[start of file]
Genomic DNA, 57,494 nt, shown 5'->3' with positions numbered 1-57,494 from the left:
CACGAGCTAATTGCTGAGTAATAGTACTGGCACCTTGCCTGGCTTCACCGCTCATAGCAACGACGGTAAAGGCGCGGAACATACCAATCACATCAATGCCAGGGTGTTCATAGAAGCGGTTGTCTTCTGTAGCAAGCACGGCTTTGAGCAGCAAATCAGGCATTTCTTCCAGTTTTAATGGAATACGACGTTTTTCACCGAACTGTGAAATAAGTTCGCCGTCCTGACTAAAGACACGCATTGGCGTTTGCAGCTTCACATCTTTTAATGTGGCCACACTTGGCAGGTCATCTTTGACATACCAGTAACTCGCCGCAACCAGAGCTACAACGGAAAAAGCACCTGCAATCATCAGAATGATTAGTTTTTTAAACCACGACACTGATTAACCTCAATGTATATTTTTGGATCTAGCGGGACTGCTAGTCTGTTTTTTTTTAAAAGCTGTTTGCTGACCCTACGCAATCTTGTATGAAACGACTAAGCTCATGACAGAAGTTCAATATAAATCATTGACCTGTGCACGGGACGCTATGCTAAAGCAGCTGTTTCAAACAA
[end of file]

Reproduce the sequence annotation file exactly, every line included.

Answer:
Genomic DNA, 57,494 nt, shown 5'->3' with positions numbered 1-57,494 from the left:
CACGAGCTAATTGCTGAGTAATAGTACTGGCACCTTGCCTGGCTTCACCGCTCATAGCAACGACGGTAAAGGCGCGGAACATACCAATCACATCAATGCCAGGGTGTTCATAGAAGCGGTTGTCTTCTGTAGCAAGCACGGCTTTGAGCAGCAAATCAGGCATTTCTTCCAGTTTTAATGGAATACGACGTTTTTCACCGAACTGTGAAATAAGTTCGCCGTCCTGACTAAAGACACGCATTGGCGTTTGCAGCTTCACATCTTTTAATGTGGCCACACTTGGCAGGTCATCTTTGACATACCAGTAACTCGCCGCAACCAGAGCTACAACGGAAAAAGCACCTGCAATCATCAGAATGATTAGTTTTTTAAACCACGACACTGATTAACCTCAATGTATATTTTTGGATCTAGCGGGACTGCTAGTCTGTTTTTTTTTAAAAGCTGTTTGCTGACCCTACGCAATCTTGTATGAAACGACTAAGCTCATGACAGAAGTTCAATATAAATCATTGACCTGTGCACGGGACGCTATGCTAAAGCAGCTGTTTCAAACAA